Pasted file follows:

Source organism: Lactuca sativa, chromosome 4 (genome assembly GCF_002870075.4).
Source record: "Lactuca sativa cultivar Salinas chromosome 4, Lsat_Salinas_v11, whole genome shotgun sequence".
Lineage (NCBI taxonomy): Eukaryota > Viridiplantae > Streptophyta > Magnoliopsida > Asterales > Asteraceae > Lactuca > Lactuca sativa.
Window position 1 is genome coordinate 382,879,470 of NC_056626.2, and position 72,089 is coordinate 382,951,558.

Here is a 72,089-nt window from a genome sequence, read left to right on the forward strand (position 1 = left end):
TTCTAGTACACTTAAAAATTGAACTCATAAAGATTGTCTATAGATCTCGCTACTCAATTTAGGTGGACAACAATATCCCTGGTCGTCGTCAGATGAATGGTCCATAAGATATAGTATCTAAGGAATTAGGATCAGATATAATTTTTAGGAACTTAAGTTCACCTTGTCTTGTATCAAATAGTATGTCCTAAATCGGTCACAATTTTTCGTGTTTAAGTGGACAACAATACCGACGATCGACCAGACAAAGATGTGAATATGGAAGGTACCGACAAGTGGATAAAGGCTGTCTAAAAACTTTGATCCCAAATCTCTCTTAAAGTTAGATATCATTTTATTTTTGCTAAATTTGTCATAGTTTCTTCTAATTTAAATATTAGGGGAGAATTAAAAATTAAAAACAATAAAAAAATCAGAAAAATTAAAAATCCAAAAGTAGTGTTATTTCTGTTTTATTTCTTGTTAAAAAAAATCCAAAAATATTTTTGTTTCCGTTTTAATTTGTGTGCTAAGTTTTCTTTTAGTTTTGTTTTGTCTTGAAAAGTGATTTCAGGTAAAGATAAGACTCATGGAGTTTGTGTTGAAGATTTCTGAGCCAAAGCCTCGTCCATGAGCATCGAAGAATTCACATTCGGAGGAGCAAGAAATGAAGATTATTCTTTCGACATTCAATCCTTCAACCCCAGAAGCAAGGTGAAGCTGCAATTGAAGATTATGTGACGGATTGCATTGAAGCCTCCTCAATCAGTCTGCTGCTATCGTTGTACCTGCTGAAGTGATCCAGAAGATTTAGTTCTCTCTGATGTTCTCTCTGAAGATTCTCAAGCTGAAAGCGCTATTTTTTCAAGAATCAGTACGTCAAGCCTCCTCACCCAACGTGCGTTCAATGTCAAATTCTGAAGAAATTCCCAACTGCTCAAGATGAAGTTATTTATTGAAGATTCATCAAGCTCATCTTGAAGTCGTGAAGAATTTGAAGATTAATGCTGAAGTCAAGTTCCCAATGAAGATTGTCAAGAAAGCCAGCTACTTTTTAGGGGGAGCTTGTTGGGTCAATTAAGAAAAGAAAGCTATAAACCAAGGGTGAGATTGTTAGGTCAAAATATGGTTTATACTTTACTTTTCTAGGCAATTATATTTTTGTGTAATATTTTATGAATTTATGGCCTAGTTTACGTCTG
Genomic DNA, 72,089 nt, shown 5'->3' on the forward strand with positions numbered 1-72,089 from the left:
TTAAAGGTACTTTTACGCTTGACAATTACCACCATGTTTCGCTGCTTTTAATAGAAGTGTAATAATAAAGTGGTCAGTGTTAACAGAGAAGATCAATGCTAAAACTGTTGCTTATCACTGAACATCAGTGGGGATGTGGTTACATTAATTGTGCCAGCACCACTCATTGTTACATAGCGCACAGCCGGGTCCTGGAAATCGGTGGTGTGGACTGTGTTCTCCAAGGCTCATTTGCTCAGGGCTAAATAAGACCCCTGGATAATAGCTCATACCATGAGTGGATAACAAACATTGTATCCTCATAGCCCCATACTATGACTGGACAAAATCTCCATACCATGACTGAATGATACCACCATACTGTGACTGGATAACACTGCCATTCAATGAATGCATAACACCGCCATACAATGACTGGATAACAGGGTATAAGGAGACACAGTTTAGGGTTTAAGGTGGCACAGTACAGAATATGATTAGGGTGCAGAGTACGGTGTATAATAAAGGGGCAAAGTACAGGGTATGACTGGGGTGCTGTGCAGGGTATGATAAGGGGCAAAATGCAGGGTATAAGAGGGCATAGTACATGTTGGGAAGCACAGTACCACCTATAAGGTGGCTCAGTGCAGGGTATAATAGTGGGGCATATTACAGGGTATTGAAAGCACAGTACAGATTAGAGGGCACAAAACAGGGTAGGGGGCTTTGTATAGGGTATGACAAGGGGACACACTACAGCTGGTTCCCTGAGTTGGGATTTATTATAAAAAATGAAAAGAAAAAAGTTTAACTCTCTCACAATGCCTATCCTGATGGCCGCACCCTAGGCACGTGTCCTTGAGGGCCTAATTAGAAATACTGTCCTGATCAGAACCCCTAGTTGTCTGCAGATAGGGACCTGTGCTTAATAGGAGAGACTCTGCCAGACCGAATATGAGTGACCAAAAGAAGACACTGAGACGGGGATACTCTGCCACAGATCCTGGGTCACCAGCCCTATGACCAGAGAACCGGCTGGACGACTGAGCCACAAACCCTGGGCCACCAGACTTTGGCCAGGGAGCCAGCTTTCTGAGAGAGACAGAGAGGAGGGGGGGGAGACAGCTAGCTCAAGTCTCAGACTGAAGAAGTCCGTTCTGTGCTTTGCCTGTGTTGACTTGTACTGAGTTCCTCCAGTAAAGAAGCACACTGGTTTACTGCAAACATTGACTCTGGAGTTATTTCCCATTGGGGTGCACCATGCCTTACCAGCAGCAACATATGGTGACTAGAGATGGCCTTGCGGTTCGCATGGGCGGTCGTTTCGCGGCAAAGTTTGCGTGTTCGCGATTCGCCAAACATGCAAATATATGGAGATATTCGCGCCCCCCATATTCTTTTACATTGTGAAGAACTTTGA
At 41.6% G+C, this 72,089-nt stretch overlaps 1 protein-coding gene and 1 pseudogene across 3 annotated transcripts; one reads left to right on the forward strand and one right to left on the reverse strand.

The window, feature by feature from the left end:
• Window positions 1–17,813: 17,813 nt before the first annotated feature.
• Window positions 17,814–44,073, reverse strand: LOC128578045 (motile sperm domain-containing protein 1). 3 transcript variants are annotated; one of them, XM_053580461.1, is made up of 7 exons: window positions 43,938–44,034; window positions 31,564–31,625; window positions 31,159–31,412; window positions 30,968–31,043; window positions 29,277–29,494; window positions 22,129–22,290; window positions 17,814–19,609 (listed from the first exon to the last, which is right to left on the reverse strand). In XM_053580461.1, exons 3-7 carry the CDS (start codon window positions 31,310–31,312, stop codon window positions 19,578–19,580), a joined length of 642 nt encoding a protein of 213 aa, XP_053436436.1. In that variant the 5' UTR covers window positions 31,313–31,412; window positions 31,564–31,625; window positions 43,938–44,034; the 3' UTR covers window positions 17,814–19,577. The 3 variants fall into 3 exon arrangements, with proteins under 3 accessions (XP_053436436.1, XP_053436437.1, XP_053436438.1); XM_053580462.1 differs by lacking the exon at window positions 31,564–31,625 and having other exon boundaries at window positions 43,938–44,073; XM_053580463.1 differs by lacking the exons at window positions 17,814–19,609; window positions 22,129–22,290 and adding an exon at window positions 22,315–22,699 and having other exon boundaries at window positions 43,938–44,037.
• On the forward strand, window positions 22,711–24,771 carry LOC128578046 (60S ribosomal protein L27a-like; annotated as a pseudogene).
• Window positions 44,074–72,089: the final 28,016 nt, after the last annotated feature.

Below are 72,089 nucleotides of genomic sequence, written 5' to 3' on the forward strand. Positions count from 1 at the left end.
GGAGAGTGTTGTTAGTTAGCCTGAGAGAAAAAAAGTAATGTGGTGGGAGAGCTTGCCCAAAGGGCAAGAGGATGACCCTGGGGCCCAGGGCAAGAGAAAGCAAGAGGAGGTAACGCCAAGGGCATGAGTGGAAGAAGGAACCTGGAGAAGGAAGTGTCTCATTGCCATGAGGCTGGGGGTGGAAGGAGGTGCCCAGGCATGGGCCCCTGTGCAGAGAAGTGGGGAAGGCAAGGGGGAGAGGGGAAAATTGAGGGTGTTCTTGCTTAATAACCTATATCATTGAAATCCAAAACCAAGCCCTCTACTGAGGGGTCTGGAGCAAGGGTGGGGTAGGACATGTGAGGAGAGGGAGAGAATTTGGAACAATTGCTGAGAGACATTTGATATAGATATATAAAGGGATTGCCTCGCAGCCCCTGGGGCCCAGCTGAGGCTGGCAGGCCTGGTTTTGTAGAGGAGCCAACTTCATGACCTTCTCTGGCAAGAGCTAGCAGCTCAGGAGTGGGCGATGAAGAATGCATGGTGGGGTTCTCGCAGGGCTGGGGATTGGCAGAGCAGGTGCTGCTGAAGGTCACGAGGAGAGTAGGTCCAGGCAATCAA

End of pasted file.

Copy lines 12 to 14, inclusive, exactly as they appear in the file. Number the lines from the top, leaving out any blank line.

• Window positions 17,814–44,073, reverse strand: LOC128578045 (motile sperm domain-containing protein 1). 3 transcript variants are annotated; one of them, XM_053580461.1, is made up of 7 exons: window positions 43,938–44,034; window positions 31,564–31,625; window positions 31,159–31,412; window positions 30,968–31,043; window positions 29,277–29,494; window positions 22,129–22,290; window positions 17,814–19,609 (listed from the first exon to the last, which is right to left on the reverse strand). In XM_053580461.1, exons 3-7 carry the CDS (start codon window positions 31,310–31,312, stop codon window positions 19,578–19,580), a joined length of 642 nt encoding a protein of 213 aa, XP_053436436.1. In that variant the 5' UTR covers window positions 31,313–31,412; window positions 31,564–31,625; window positions 43,938–44,034; the 3' UTR covers window positions 17,814–19,577. The 3 variants fall into 3 exon arrangements, with proteins under 3 accessions (XP_053436436.1, XP_053436437.1, XP_053436438.1); XM_053580462.1 differs by lacking the exon at window positions 31,564–31,625 and having other exon boundaries at window positions 43,938–44,073; XM_053580463.1 differs by lacking the exons at window positions 17,814–19,609; window positions 22,129–22,290 and adding an exon at window positions 22,315–22,699 and having other exon boundaries at window positions 43,938–44,037.
• On the forward strand, window positions 22,711–24,771 carry LOC128578046 (60S ribosomal protein L27a-like; annotated as a pseudogene).
• Window positions 44,074–72,089: the final 28,016 nt, after the last annotated feature.